My parents had a hard time connecting with my long hair, rock and roll, pot-smoking generation, but have we done one worse for our own children? Have we given up? We throw cars and iPods and cell phones at them and send them off into a world so much more frightening than the one from our childhood. Have we turned our backs on this pierced and tattooed generation?

I don’t know the answers. But I’m reminded of something Robert Downey, Jr., a man who’s had more than his share of issues, said in an interview on Inside the Actor’s Studio. “A person can live through anything as long as he lives.”

Here are some links. Maybe we can make a difference.

Anne Frasier posted this in a comment, but I'm putting it up here. If you or anyone you know needs help, call the 24/7 suicide hotline. 1-800-784-2433


Betina Krahn said...

Oh, Helen. My heart goes out to you and your daughter and her friends. This will be a tough time for them and an ordeal for the boy's family and for the families of all the kids he knew.

Depression is often a silent malignancy carried in secret. It's one of the shames of our culture that we tell kids: "These are the best years of your life!" Because they're often--usually-- NOT. And kids need to know that the pain they feel is not the best that will happen to them. They need to be told that their lives will get better as they blossom and grow into themselves.

The best-- the only prevention for teen suicide is talking. Parents to kids, kids to parents. And Listening. Parents to kids. Kids to parents. And everyone else who knows and loves a kid is responsible for listening, caring, and lending help when needed, too.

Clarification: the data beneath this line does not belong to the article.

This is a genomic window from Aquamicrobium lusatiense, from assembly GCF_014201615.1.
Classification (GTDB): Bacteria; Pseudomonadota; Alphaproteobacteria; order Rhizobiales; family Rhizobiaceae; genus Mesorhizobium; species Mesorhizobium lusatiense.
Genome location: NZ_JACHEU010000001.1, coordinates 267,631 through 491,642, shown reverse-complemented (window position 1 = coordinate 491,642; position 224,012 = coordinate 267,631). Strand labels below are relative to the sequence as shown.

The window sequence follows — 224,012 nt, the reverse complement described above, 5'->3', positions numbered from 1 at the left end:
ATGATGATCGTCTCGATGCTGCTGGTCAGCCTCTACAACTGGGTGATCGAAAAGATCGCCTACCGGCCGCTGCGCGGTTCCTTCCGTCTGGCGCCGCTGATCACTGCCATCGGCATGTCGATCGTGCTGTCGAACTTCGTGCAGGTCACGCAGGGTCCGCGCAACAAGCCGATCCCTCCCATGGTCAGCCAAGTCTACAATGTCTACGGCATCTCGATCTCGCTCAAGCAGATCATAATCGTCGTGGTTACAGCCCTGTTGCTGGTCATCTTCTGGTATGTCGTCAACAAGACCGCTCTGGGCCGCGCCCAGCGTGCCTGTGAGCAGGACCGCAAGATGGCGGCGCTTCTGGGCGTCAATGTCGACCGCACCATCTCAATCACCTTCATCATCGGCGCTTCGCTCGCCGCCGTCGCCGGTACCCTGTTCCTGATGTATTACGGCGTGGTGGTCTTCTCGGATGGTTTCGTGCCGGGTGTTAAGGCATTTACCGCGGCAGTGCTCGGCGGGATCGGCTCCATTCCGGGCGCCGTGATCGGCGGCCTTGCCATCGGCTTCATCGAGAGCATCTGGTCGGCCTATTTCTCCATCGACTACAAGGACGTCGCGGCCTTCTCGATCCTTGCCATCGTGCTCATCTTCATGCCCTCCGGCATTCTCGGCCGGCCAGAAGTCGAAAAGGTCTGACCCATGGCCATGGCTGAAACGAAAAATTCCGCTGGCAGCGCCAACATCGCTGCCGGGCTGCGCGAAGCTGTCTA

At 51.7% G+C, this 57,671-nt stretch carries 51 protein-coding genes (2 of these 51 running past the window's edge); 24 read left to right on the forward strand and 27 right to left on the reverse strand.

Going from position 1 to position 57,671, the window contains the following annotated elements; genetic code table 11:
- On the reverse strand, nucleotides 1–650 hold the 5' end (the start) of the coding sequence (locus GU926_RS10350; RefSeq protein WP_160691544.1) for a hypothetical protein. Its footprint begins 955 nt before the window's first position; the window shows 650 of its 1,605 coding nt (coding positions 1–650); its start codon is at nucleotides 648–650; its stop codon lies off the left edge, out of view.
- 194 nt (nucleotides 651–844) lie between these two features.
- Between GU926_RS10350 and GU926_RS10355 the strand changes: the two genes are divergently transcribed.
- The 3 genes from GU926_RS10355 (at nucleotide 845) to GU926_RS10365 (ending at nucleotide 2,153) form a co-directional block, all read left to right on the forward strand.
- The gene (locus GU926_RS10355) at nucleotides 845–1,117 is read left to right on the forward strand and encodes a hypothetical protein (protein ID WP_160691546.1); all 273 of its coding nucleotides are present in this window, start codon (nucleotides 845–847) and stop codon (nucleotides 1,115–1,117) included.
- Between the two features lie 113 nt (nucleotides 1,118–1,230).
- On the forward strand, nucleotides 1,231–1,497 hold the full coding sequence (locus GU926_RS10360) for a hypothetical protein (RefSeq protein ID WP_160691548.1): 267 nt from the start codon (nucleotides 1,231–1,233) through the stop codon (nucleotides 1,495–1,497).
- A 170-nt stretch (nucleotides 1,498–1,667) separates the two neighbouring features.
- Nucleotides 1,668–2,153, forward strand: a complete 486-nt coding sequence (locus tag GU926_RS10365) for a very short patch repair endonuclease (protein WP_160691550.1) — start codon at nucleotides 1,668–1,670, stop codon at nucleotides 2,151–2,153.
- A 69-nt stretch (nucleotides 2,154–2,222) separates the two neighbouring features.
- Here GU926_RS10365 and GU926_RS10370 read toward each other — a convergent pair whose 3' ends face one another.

For a long time, I have believed that kids can weather a lot if they KNOW that they are loved and valued by their families. But I've learned the hard way that for whatever reason, lots of kids just don't get that message.

My thoughts and prayers are with you. And with others whose battle with depression is slowly overwhelming them.


Anonymous said...

hi im a 14 yr old girl..i feel really depressed.. alone. I have thought about commiting suicide several times. Some times I think if i die if i am gone maybe people will appreciate me. maybe then they will see me. its not like im shy or not noticed its like people see but they dont care. my boyfriend broke up with me some times i hope he will see me again the way he did before. i wish he would want me regret leaving me. some times i wish my parents would see me for the good..not the bad. some times i wish cady girls would realize their snickers their comments affect me..and others! life is so...complicated..its hard to see the good. maybe life just wasnt cut out for me! maybe im not a strong enough person to face the world. i just hope people will remember me. i just hope life would stop fix my problems then continue. i dont like taking about this with peers because of the whole "emo" thing.